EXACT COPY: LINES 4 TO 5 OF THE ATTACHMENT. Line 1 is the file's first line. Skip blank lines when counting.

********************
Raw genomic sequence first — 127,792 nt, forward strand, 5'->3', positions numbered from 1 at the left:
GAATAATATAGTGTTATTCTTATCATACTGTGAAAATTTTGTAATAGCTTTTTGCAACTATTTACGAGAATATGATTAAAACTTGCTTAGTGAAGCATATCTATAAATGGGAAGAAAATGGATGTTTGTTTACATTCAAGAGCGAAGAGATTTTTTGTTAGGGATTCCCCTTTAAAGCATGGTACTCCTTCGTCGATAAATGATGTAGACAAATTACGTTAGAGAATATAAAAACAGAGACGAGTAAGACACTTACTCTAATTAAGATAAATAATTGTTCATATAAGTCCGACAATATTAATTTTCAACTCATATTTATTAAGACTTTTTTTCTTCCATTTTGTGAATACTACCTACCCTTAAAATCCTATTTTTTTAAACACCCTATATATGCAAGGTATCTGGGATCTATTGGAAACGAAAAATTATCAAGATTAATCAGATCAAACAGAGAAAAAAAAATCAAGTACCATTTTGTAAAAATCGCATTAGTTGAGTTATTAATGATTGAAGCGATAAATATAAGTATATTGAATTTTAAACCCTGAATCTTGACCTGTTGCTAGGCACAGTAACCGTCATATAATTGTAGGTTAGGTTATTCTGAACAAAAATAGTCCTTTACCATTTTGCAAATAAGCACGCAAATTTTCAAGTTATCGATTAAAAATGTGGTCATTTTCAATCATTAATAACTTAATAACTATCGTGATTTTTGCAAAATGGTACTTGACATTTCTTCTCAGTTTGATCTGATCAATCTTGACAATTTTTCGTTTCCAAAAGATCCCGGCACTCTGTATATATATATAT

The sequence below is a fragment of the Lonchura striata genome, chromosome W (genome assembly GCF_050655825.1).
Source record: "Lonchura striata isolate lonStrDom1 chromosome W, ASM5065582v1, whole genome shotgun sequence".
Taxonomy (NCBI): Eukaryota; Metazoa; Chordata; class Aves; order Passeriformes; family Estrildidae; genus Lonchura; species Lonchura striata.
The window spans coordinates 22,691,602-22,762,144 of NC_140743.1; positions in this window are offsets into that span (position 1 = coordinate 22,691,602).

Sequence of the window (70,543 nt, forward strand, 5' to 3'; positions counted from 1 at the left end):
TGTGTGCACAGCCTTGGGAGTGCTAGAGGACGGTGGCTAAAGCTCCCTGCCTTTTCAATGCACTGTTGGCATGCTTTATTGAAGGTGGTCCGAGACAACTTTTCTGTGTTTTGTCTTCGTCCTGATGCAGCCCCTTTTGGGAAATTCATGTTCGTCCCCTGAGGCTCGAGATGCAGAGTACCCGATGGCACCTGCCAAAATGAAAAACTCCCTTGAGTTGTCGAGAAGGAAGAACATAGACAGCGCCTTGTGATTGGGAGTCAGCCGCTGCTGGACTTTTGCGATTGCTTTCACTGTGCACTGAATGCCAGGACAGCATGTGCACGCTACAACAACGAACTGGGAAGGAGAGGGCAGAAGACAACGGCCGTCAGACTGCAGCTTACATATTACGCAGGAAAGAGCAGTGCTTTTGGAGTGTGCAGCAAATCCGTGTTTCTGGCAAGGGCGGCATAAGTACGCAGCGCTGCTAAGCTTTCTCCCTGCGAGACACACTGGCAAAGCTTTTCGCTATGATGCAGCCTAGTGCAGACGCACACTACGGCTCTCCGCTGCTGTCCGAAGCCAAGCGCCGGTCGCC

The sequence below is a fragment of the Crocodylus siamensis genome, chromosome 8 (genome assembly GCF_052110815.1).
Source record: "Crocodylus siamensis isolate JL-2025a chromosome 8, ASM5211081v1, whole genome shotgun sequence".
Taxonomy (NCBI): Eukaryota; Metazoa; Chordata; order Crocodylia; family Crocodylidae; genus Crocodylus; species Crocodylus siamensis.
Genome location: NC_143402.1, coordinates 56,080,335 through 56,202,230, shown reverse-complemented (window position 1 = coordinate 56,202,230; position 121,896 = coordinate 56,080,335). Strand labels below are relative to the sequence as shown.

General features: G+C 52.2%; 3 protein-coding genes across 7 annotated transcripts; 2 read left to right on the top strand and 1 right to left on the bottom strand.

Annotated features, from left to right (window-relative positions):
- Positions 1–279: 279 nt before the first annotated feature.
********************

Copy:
Source record: "Lonchura striata isolate lonStrDom1 chromosome W, ASM5065582v1, whole genome shotgun sequence".
Taxonomy (NCBI): Eukaryota; Metazoa; Chordata; class Aves; order Passeriformes; family Estrildidae; genus Lonchura; species Lonchura striata.